The disparities were made worse after the Great Recession in 2008, when most states slashed taxes for funding schools and often gave bigger tax cuts to corporations and the wealthy, while many local governments rolled out tax abatement programs that exclude corporations and developers from paying taxes that fund public schools.

In the meantime, while the nation’s education debt expands, the accumulated wealth of the richest Americans continues to grow. During that time period the federal government was shorting schools billions, the personal net worth of the nation’s 400 wealthiest individuals grew by $1.57 trillion, the report notes.

“There is a direct correlation between dwindling resources for public schools and the ongoing political proclivity for transferring public dollars to the nation’s wealthiest individuals and corporations,” the report declares. “The rich are getting richer. Our schools are broke on purpose.”

While wealthier Americans are being increasingly unburdened of the expense of educating the nation’s children, many of those same individuals have decided to spend their dollars on education politics instead.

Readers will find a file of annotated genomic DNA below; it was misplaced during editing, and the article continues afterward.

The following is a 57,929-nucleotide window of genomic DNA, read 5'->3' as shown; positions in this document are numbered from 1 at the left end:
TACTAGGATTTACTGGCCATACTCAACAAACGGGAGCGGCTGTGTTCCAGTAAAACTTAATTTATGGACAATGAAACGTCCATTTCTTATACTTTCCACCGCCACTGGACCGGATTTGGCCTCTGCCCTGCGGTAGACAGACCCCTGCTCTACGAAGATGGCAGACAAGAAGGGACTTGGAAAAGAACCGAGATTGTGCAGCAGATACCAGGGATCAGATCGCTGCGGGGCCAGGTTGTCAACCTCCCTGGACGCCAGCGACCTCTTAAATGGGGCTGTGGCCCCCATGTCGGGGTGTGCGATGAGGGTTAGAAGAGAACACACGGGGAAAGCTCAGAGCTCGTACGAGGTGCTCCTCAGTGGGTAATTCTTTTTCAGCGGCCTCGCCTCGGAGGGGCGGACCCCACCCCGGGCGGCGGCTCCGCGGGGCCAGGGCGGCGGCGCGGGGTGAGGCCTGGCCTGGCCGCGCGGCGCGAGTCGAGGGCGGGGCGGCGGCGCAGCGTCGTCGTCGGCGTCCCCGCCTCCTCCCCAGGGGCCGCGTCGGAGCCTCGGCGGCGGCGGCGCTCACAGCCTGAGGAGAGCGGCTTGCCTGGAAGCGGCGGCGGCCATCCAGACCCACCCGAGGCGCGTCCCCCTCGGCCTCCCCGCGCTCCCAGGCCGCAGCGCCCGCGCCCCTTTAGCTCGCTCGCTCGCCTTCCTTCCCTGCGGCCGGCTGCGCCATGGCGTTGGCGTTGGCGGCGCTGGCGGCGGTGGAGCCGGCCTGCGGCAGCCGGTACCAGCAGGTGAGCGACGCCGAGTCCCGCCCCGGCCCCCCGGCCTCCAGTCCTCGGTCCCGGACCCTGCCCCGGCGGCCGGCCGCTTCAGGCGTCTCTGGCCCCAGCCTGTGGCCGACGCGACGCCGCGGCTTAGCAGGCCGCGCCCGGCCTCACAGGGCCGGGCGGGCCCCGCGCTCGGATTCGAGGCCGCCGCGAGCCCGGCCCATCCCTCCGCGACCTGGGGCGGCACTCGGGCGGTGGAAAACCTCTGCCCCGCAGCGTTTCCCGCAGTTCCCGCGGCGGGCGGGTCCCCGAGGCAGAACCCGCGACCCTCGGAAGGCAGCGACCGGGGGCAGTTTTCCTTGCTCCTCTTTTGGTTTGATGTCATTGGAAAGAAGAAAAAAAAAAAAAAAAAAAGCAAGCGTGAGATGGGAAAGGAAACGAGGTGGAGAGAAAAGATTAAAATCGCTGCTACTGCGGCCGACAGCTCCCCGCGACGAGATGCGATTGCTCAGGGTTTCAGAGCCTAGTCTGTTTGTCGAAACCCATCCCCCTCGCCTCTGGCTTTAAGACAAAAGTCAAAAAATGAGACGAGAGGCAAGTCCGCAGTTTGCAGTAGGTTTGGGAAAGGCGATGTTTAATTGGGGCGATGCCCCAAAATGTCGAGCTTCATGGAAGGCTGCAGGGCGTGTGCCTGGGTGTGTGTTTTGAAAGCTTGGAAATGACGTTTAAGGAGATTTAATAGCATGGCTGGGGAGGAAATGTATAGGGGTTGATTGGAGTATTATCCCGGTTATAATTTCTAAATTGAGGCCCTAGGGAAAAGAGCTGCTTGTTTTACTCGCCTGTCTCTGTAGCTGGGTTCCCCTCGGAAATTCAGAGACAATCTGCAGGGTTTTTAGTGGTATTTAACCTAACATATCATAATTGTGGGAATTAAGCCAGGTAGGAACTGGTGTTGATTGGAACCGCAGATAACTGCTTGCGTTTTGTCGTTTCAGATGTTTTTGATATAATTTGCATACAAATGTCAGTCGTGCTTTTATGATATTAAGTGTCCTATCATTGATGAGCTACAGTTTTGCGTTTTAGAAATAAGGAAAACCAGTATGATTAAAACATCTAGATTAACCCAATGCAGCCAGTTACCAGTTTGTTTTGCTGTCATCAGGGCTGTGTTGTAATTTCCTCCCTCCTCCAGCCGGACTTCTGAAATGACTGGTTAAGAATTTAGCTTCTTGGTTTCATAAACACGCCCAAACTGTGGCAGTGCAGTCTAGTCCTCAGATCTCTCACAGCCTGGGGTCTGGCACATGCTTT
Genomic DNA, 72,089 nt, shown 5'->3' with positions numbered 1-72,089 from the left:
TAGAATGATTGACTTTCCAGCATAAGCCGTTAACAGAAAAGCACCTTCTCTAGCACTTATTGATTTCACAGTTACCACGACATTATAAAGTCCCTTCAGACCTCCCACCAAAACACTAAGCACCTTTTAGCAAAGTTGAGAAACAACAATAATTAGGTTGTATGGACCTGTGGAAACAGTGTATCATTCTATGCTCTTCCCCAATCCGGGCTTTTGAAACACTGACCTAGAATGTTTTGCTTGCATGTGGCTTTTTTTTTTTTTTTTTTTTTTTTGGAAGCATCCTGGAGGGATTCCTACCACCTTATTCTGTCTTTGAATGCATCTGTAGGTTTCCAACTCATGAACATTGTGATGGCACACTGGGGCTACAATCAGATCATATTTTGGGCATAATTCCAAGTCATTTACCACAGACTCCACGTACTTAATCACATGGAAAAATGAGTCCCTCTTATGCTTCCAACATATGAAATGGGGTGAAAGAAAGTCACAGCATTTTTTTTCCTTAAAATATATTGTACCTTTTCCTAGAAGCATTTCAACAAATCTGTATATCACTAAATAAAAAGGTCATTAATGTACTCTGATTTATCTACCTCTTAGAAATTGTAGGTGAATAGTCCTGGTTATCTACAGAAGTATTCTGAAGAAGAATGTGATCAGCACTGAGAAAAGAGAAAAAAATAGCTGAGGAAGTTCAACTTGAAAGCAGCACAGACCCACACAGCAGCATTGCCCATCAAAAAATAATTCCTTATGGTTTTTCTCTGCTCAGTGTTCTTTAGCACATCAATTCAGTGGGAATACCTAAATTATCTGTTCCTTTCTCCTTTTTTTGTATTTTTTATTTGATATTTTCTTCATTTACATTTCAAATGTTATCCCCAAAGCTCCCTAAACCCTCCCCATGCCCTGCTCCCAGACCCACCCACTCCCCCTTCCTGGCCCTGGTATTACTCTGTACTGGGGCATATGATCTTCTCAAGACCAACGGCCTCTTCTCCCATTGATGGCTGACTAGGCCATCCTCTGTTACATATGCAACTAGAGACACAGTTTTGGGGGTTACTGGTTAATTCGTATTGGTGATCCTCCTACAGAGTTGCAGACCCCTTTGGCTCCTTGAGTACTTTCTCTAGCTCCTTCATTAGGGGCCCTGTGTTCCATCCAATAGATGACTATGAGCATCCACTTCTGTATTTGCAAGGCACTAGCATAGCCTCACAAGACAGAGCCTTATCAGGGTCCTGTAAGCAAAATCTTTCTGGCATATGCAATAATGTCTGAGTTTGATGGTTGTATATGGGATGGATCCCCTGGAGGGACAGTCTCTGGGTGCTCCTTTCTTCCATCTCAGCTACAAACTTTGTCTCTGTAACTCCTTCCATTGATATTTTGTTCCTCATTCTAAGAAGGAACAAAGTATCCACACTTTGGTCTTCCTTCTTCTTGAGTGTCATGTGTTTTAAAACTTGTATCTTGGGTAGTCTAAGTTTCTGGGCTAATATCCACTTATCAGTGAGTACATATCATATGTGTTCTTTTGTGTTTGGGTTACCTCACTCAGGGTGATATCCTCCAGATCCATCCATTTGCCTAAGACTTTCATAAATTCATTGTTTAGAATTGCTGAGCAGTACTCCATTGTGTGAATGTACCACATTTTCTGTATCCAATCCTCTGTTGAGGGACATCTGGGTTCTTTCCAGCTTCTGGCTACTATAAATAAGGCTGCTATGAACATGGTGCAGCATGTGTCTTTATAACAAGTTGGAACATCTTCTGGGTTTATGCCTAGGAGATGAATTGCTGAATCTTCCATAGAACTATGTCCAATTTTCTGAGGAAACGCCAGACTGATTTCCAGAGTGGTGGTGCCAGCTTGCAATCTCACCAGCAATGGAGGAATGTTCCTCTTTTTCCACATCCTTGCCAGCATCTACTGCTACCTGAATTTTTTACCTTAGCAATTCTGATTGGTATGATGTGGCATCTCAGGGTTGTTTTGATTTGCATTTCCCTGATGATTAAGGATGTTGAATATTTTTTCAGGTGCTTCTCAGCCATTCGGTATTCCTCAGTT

‘Hijacked by Billionaires’

In its report, “Hijacked by Billionaires: How the Super Rich Buy Elections to Undermine Public Schools,” the Network for Public Education examines state and local elections that affect education policy the most – such as school board, mayor, ballot referendums, state superintendent, and governor – and finds, “Some of America’s wealthiest individuals collaborate to hijack the democratic process by pouring millions of dollars into state and local races, often in places where they do not live.”

The report spotlights 9 case studies of state and local elections, accompanied by 10 interactive maps (two for Louisiana), that show the intricate networks of dark money activated by the US Supreme Court’s Citizens United ruling and state election loopholes.

What motivates these wealthy people from exerting their will in the electoral process varies. They are bipartisan politically. Some are directly connected to the charter school industry. Others have expressed disdain for democratically controlled schools and argue, instead, for school governance to transfer to unelected boards. Some are motivated by their hatred of teachers’ unions. While others believe strongly that public education needs to be opened up to market competition from charters.